“To be a finalist in three categories truly speaks to the good work being done by all members of staff, as well as the contribution the girls and their families make to the overall fabric of the school,” Principal Curtis said.

The winners will be announced on the 6th of November at a gala awards ceremony in Sydney.

St Margaret’s Anglican Girls School, Ascot: Top 2019 NAPLAN Qld Primary School

The Preliminary Results of NAPLAN 2019 has been released and St Margaret’s Anglican Girls School came out as the top Primary School in Queensland.

As in the past, St Margaret’s Anglican Girls School performed very well in the 2019 NAPLAN testing. The Ascot-based day and boarding school for girls topped the best performing Qld primary schools list, followed by Rainworth State School in Bardon and  Ashgrove State School in Ashgrove.

All students in Australian schools who are in Years 3, 5, 7, and 9 participate in the NAPLAN testing in May of each year. The National Assessment Program – Literacy and Numeracy (NAPLAN) assesses the students’ skills in reading, writing, spelling, grammar and punctuation, and numeracy. 

Naplan is an important tool for the schools the parents to assess the child’s progress and identify opportunities for improvement in areas of literacy and numeracy.

NAPLAN 2019 Outcomes for St Margaret’s Anglican Girls School

Year 3

READWRITESPELLGPNMCY
Average Score510 494 491 554 479
% of students at or above NMS100%100%100%100%100%
Year 5

READWRITESPELLGPNMCY
Average Score572 530 547 610 537
% of students at or above NMS100%100%99%100%100%
Year 7

READWRITESPELLGPNMCY
Average Score590 562 584 608 597
% of students at or above NMS98% 98% 98%97%100%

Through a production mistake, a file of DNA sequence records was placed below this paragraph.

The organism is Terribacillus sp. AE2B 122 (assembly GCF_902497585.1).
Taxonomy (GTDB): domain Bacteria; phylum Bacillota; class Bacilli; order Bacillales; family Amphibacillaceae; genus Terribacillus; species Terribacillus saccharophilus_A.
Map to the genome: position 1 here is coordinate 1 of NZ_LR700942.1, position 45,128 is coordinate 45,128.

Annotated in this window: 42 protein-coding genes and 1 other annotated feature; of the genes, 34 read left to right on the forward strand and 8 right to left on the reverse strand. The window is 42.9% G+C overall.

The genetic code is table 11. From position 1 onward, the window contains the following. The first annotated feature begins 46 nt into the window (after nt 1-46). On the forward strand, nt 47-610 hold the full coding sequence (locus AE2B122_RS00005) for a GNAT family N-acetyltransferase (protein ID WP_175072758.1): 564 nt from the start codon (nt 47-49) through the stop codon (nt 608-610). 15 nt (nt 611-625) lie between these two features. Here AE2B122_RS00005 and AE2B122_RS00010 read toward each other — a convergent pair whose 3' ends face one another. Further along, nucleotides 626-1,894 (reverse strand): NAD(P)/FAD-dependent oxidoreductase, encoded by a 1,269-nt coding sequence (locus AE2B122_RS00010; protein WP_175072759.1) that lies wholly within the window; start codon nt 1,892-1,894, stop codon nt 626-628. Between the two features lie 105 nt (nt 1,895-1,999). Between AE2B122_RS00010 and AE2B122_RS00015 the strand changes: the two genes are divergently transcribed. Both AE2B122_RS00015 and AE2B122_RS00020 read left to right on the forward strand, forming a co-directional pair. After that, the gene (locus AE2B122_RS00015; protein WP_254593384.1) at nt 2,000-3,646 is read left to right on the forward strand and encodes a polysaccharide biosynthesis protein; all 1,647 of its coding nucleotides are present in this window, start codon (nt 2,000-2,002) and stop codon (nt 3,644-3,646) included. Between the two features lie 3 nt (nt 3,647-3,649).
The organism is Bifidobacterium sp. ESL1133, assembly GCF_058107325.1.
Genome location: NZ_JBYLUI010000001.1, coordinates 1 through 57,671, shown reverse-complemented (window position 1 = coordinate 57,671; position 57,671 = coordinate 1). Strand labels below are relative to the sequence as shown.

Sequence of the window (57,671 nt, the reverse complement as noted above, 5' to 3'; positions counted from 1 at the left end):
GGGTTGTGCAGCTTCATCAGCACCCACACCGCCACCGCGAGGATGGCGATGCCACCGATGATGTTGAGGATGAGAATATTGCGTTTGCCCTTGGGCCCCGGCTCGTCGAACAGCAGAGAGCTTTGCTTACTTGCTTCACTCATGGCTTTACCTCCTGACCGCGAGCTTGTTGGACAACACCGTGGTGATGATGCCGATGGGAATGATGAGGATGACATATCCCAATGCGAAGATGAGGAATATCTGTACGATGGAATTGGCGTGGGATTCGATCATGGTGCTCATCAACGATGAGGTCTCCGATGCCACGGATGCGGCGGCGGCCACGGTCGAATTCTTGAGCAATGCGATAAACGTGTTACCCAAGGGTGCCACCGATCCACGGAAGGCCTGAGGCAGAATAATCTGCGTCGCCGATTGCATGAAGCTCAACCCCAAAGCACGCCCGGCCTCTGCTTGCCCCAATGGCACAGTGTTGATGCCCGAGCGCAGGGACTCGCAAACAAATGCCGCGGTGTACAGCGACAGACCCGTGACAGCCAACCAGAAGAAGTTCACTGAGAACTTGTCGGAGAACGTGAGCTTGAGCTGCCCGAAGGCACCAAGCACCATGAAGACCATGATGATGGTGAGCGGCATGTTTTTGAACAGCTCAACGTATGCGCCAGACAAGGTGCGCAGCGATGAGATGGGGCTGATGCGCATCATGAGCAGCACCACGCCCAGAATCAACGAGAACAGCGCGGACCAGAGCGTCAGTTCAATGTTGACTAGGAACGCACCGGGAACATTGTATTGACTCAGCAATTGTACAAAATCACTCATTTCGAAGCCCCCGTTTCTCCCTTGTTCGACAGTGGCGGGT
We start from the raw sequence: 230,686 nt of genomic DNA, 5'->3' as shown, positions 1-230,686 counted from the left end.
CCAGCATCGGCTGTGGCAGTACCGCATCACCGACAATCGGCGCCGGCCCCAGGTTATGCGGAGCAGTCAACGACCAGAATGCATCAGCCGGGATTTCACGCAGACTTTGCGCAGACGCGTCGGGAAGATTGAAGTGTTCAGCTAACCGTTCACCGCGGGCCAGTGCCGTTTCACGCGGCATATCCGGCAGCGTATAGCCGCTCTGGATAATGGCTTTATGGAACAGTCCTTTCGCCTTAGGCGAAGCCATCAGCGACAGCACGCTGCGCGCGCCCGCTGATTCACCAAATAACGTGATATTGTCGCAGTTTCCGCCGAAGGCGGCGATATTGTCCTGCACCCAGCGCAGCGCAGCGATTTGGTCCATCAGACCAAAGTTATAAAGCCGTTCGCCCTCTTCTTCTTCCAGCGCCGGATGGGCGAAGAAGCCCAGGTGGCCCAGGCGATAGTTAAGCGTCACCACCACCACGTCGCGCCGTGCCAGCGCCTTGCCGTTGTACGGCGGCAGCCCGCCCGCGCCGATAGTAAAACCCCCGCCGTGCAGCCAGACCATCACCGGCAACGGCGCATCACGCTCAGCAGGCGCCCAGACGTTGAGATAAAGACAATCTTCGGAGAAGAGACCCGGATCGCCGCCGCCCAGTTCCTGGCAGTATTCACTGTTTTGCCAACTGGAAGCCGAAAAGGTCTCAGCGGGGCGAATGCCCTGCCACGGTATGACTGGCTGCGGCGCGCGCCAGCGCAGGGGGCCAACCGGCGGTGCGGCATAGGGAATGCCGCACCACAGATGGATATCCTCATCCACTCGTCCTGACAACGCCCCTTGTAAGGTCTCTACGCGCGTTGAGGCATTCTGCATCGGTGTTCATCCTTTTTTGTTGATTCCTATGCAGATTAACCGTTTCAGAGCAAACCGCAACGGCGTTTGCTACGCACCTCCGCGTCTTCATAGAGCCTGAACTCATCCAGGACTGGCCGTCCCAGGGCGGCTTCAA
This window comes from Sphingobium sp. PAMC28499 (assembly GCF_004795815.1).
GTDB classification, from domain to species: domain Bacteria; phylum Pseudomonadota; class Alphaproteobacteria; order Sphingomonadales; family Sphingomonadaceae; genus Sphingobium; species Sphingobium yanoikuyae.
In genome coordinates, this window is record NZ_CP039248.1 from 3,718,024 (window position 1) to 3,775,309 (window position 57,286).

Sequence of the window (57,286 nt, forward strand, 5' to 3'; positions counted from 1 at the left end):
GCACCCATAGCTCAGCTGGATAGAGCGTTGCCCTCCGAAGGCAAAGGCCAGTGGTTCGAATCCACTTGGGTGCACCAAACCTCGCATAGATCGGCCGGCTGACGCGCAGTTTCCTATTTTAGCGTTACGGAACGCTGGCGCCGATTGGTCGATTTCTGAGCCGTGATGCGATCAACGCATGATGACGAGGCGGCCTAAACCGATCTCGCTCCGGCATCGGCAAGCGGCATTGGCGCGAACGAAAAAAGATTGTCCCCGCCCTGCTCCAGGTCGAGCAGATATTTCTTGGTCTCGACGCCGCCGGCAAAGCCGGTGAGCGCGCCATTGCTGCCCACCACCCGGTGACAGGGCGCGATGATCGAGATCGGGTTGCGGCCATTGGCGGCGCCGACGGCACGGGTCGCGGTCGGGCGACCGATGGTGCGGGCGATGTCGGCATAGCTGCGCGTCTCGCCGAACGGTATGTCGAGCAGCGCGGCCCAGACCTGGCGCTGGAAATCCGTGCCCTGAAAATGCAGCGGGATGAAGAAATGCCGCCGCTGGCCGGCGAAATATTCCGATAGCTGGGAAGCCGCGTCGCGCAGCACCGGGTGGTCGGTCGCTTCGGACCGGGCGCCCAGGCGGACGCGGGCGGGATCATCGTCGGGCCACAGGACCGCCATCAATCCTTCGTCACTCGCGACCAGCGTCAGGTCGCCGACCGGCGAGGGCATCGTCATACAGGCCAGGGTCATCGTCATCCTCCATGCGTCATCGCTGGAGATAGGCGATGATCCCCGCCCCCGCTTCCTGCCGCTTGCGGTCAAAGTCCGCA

Year 9

READWRITESPELLGPNMCY
Average Score633 593  628 641 645
% of students at or above NMS100% 98%100%99%100%
Source: NAPLAN 2019 data from Queensland Curriculum and Assessment Authority

Underscoring the 2019 Preliminary NAPLAN Writing Results

ACARA noted that NAPLAN results in writing for 2019 have revealed a “pleasing improvement” from last year, especially that there was a noticeable decline in recent years across all year levels. 

“Schools have been making focused efforts for some time to address concerns about their students’ writing. Students are to be congratulated for this year’s improvement, especially Year 3 students, where the results are particularly encouraging,” ACARA CEO David de Carvalho said. 

Photo credit: State of Queensland (Queensland Curriculum and Assessment Authority) / qcaa.qld.edu.au

Despite the improvement in writing results, comparison of performance in writing by state and territory reveals that Queensland Year 9 students are the second least performing, just a step above the Northern Territory students, with only 77.6 percent of the cohorts meeting or above the national minimum standard. The Qld average is 5.3 percentage points lower than the national average of 82.9 percent.

Moreover, the percentage of Qld students at or above the NMS in Years 3, 5, and 7 also fell below the national average, with the gap increasing with each year.